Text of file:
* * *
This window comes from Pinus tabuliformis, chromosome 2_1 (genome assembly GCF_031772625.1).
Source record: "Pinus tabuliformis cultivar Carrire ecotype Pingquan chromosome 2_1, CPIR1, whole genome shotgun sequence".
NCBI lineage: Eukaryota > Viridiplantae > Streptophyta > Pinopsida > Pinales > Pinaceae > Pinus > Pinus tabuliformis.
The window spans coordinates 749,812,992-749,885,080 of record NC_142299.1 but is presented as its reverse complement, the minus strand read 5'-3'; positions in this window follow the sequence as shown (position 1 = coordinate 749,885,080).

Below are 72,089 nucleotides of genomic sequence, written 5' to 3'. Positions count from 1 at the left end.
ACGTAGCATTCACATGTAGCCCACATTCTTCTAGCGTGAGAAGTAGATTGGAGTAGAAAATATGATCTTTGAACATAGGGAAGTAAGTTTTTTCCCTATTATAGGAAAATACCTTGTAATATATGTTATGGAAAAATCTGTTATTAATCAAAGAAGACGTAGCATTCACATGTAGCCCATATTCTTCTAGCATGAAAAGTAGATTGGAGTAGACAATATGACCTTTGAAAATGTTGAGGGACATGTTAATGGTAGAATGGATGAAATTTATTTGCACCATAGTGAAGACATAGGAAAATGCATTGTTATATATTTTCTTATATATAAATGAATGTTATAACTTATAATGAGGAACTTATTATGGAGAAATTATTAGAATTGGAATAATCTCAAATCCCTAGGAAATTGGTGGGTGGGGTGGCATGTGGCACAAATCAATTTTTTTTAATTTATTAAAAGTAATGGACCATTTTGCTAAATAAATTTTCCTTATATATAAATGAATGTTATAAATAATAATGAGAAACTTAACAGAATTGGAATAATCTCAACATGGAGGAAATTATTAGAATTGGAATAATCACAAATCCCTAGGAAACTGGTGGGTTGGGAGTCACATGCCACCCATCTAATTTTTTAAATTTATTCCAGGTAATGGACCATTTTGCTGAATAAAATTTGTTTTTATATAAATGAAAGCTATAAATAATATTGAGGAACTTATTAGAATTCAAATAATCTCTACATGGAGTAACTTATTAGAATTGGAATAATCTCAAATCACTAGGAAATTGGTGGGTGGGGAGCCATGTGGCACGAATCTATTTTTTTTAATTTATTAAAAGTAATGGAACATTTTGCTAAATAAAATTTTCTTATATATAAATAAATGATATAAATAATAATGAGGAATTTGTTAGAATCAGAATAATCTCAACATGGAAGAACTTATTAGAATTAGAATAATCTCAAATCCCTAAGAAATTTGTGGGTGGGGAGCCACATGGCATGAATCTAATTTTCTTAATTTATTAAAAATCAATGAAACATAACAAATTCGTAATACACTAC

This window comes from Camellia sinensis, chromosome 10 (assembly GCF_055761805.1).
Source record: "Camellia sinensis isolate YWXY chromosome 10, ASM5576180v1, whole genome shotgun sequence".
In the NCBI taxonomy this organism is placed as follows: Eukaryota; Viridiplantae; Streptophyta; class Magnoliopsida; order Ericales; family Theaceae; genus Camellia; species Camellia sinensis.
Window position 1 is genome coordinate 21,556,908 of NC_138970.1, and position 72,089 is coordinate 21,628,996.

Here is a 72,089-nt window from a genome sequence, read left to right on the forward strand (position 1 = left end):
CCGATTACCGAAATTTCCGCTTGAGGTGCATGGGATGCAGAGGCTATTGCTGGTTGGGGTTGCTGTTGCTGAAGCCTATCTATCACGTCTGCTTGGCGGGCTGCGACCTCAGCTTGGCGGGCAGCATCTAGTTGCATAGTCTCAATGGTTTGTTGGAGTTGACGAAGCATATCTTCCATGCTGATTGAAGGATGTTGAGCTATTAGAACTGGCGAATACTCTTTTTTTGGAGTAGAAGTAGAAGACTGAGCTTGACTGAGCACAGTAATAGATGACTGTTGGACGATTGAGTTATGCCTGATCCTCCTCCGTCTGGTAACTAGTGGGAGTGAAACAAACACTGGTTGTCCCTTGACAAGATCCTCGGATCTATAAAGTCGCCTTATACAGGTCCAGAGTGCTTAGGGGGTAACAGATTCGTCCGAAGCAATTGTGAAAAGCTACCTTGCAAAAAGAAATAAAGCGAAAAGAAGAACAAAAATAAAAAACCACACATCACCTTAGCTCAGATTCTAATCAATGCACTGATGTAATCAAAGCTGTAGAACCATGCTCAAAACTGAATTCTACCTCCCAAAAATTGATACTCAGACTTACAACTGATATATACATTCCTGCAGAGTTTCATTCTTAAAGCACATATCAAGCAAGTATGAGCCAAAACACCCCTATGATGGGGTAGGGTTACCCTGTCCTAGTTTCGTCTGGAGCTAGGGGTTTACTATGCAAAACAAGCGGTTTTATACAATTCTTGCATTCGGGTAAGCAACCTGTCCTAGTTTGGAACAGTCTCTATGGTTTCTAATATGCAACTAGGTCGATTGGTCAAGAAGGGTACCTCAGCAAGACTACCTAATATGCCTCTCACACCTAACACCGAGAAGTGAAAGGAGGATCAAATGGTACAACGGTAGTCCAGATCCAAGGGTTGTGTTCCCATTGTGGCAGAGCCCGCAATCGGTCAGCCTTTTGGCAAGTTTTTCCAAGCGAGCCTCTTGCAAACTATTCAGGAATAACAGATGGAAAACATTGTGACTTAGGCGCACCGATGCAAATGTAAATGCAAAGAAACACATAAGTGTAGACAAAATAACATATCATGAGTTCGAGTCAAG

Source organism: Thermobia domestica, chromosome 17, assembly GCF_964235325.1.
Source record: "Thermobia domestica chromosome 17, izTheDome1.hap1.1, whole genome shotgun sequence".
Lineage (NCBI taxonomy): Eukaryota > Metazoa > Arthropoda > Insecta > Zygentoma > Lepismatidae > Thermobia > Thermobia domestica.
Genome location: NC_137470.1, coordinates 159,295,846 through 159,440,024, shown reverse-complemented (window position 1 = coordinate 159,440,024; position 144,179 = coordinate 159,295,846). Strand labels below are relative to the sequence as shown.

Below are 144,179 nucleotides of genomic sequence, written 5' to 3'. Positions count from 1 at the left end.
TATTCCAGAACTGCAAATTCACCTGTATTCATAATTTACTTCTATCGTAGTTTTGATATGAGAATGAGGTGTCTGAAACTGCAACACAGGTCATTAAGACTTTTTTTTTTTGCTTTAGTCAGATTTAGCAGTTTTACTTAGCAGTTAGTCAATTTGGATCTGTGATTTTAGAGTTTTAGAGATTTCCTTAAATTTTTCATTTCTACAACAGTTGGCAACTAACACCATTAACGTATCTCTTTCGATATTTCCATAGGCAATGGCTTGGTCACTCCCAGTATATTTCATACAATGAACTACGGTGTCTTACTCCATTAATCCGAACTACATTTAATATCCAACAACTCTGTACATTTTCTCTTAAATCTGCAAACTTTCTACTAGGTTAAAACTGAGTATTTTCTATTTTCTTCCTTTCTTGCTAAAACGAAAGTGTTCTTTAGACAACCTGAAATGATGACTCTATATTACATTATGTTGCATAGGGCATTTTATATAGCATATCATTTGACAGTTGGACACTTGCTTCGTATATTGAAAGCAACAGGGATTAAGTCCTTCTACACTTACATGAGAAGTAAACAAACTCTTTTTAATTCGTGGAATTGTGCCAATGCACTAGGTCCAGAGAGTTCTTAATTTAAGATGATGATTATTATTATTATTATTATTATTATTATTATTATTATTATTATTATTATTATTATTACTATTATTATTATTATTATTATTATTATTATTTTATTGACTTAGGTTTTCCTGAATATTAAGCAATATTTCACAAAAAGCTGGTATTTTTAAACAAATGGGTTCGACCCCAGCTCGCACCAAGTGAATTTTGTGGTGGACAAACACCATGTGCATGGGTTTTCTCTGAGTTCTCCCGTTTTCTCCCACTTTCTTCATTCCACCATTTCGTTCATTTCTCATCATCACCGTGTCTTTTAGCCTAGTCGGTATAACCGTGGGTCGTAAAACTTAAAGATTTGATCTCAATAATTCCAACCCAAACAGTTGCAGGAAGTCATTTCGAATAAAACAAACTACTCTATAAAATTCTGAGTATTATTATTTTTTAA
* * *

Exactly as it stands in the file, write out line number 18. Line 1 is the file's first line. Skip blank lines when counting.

TATTCCAGAACTGCAAATTCACCTGTATTCATAATTTACTTCTATCGTAGTTTTGATATGAGAATGAGGTGTCTGAAACTGCAACACAGGTCATTAAGACTTTTTTTTTTTGCTTTAGTCAGATTTAGCAGTTTTACTTAGCAGTTAGTCAATTTGGATCTGTGATTTTAGAGTTTTAGAGATTTCCTTAAATTTTTCATTTCTACAACAGTTGGCAACTAACACCATTAACGTATCTCTTTCGATATTTCCATAGGCAATGGCTTGGTCACTCCCAGTATATTTCATACAATGAACTACGGTGTCTTACTCCATTAATCCGAACTACATTTAATATCCAACAACTCTGTACATTTTCTCTTAAATCTGCAAACTTTCTACTAGGTTAAAACTGAGTATTTTCTATTTTCTTCCTTTCTTGCTAAAACGAAAGTGTTCTTTAGACAACCTGAAATGATGACTCTATATTACATTATGTTGCATAGGGCATTTTATATAGCATATCATTTGACAGTTGGACACTTGCTTCGTATATTGAAAGCAACAGGGATTAAGTCCTTCTACACTTACATGAGAAGTAAACAAACTCTTTTTAATTCGTGGAATTGTGCCAATGCACTAGGTCCAGAGAGTTCTTAATTTAAGATGATGATTATTATTATTATTATTATTATTATTATTATTATTATTATTATTATTATTATTATTACTATTATTATTATTATTATTATTATTATTATTTTATTGACTTAGGTTTTCCTGAATATTAAGCAATATTTCACAAAAAGCTGGTATTTTTAAACAAATGGGTTCGACCCCAGCTCGCACCAAGTGAATTTTGTGGTGGACAAACACCATGTGCATGGGTTTTCTCTGAGTTCTCCCGTTTTCTCCCACTTTCTTCATTCCACCATTTCGTTCATTTCTCATCATCACCGTGTCTTTTAGCCTAGTCGGTATAACCGTGGGTCGTAAAACTTAAAGATTTGATCTCAATAATTCCAACCCAAACAGTTGCAGGAAGTCATTTCGAATAAAACAAACTACTCTATAAAATTCTGAGTATTATTATTTTTTAA